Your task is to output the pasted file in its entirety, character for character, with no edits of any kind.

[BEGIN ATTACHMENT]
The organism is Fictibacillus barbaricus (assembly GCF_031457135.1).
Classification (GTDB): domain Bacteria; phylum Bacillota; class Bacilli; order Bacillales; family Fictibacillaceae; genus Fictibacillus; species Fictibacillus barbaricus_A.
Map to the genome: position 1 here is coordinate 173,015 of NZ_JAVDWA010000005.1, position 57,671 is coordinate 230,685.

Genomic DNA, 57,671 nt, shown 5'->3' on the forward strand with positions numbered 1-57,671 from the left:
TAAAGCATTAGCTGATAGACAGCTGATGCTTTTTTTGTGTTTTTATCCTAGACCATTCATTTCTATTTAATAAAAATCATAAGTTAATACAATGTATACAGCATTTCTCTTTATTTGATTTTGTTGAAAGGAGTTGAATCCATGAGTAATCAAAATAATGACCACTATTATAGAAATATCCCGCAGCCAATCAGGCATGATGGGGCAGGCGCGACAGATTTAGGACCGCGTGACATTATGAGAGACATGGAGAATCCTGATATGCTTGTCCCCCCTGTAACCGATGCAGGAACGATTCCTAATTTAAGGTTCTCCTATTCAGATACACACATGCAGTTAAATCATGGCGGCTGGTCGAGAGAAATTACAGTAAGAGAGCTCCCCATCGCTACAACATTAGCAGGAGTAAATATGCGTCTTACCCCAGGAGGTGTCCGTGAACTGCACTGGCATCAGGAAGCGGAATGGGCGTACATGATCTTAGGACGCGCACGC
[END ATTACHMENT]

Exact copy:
The organism is Fictibacillus barbaricus (assembly GCF_031457135.1).
Classification (GTDB): domain Bacteria; phylum Bacillota; class Bacilli; order Bacillales; family Fictibacillaceae; genus Fictibacillus; species Fictibacillus barbaricus_A.
Map to the genome: position 1 here is coordinate 173,015 of NZ_JAVDWA010000005.1, position 57,671 is coordinate 230,685.

Genomic DNA, 57,671 nt, shown 5'->3' on the forward strand with positions numbered 1-57,671 from the left:
TAAAGCATTAGCTGATAGACAGCTGATGCTTTTTTTGTGTTTTTATCCTAGACCATTCATTTCTATTTAATAAAAATCATAAGTTAATACAATGTATACAGCATTTCTCTTTATTTGATTTTGTTGAAAGGAGTTGAATCCATGAGTAATCAAAATAATGACCACTATTATAGAAATATCCCGCAGCCAATCAGGCATGATGGGGCAGGCGCGACAGATTTAGGACCGCGTGACATTATGAGAGACATGGAGAATCCTGATATGCTTGTCCCCCCTGTAACCGATGCAGGAACGATTCCTAATTTAAGGTTCTCCTATTCAGATACACACATGCAGTTAAATCATGGCGGCTGGTCGAGAGAAATTACAGTAAGAGAGCTCCCCATCGCTACAACATTAGCAGGAGTAAATATGCGTCTTACCCCAGGAGGTGTCCGTGAACTGCACTGGCATCAGGAAGCGGAATGGGCGTACATGATCTTAGGACGCGCACGC